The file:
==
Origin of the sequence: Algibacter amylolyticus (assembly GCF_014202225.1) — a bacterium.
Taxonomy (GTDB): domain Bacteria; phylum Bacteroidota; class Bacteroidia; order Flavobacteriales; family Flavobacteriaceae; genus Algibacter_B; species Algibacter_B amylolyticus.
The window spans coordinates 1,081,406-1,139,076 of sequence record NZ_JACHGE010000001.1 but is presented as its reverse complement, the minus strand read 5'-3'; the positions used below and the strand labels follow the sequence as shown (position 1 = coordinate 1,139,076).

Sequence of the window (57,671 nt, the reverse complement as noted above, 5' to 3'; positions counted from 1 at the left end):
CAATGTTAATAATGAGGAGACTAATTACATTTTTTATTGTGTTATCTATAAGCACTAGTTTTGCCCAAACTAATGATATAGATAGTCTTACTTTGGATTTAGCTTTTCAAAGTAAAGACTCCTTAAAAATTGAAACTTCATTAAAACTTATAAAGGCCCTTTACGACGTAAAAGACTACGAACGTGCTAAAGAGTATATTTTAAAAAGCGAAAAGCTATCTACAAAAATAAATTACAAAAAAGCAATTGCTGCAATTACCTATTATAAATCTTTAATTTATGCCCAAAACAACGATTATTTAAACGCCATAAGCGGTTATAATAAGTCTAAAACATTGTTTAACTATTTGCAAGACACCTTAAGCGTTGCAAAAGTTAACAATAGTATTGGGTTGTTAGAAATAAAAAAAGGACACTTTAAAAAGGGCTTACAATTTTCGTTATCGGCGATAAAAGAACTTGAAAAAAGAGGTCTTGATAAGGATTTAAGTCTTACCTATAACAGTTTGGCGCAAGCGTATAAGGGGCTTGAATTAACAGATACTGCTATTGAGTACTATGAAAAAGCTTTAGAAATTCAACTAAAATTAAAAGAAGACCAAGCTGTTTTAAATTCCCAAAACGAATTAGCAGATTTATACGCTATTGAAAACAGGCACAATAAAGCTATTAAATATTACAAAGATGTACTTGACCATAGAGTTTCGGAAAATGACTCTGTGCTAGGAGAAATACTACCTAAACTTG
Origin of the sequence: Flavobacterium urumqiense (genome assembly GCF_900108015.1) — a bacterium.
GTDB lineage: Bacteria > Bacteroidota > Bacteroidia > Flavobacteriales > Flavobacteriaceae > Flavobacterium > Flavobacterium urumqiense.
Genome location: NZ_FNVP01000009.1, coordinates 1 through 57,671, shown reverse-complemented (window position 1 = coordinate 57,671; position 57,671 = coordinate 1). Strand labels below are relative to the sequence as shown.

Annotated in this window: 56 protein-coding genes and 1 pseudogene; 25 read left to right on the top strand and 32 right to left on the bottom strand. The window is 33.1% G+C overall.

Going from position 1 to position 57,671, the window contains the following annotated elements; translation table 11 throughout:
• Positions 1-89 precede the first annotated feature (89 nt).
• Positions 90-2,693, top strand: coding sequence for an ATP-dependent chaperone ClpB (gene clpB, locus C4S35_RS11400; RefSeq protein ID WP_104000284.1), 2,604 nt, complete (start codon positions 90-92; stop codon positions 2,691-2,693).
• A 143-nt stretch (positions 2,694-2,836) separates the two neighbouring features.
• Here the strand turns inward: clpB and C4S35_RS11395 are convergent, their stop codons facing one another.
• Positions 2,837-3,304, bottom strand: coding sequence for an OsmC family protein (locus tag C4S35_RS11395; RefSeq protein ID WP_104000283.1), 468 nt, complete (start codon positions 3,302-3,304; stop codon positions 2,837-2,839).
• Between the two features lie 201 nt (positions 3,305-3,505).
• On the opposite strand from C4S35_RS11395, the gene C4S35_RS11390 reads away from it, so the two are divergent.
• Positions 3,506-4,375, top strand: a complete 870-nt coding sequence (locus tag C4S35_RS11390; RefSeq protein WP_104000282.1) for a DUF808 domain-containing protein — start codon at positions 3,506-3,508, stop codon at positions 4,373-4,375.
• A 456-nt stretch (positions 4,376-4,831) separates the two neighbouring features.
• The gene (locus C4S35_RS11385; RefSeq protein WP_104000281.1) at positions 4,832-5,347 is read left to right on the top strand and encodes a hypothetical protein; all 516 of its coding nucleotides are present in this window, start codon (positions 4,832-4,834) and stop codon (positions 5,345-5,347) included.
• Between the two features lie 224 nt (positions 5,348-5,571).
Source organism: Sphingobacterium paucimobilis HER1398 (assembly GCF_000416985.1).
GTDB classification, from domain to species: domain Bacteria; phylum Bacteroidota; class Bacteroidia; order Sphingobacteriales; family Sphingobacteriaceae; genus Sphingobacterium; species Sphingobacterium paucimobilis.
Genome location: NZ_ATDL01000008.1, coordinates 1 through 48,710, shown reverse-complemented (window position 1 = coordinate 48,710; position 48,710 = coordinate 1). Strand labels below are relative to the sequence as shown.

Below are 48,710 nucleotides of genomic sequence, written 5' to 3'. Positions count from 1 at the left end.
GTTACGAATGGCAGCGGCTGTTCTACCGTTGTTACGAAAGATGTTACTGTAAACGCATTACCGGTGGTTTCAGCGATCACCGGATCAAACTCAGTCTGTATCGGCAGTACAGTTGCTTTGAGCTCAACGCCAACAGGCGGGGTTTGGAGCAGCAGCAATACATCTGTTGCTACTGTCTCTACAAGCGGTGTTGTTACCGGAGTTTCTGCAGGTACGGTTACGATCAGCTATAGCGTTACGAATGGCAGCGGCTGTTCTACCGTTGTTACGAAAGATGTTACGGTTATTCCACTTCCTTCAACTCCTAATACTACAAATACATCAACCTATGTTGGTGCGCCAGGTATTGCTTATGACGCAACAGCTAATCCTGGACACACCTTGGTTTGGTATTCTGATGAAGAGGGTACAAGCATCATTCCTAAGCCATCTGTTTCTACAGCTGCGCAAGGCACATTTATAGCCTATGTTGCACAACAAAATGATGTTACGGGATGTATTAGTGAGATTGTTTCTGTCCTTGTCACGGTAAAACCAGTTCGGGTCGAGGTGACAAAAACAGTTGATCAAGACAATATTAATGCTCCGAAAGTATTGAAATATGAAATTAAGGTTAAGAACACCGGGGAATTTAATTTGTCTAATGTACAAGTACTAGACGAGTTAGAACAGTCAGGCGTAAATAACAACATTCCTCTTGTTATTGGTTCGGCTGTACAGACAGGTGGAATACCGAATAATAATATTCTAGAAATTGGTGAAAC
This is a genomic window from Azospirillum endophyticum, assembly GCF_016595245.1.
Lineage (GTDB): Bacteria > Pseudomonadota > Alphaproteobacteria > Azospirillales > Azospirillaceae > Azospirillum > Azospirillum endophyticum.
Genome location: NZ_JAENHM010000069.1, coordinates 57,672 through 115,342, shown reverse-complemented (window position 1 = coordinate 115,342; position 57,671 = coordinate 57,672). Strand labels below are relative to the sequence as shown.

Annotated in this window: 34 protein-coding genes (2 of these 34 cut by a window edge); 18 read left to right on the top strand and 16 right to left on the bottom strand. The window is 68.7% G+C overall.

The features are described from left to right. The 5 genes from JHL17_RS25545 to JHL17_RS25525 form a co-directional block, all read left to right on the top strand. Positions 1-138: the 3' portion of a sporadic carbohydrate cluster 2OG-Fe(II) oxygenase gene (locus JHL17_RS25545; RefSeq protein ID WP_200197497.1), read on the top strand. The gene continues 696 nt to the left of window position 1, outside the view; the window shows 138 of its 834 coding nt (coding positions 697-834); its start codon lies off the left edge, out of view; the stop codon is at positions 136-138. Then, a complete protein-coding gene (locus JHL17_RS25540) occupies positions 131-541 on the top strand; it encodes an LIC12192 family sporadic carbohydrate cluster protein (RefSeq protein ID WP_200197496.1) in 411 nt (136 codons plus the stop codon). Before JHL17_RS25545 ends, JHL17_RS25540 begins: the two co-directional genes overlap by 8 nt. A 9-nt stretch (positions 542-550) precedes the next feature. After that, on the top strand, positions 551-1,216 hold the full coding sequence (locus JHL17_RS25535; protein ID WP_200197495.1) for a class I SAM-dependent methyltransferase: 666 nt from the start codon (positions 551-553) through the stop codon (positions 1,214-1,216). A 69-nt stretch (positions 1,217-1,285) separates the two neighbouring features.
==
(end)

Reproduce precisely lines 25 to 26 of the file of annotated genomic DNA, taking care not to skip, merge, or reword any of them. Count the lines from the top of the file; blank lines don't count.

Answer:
Below are 48,710 nucleotides of genomic sequence, written 5' to 3'. Positions count from 1 at the left end.
GTTACGAATGGCAGCGGCTGTTCTACCGTTGTTACGAAAGATGTTACTGTAAACGCATTACCGGTGGTTTCAGCGATCACCGGATCAAACTCAGTCTGTATCGGCAGTACAGTTGCTTTGAGCTCAACGCCAACAGGCGGGGTTTGGAGCAGCAGCAATACATCTGTTGCTACTGTCTCTACAAGCGGTGTTGTTACCGGAGTTTCTGCAGGTACGGTTACGATCAGCTATAGCGTTACGAATGGCAGCGGCTGTTCTACCGTTGTTACGAAAGATGTTACGGTTATTCCACTTCCTTCAACTCCTAATACTACAAATACATCAACCTATGTTGGTGCGCCAGGTATTGCTTATGACGCAACAGCTAATCCTGGACACACCTTGGTTTGGTATTCTGATGAAGAGGGTACAAGCATCATTCCTAAGCCATCTGTTTCTACAGCTGCGCAAGGCACATTTATAGCCTATGTTGCACAACAAAATGATGTTACGGGATGTATTAGTGAGATTGTTTCTGTCCTTGTCACGGTAAAACCAGTTCGGGTCGAGGTGACAAAAACAGTTGATCAAGACAATATTAATGCTCCGAAAGTATTGAAATATGAAATTAAGGTTAAGAACACCGGGGAATTTAATTTGTCTAATGTACAAGTACTAGACGAGTTAGAACAGTCAGGCGTAAATAACAACATTCCTCTTGTTATTGGTTCGGCTGTACAGACAGGTGGAATACCGAATAATAATATTCTAGAAATTGGTGAAAC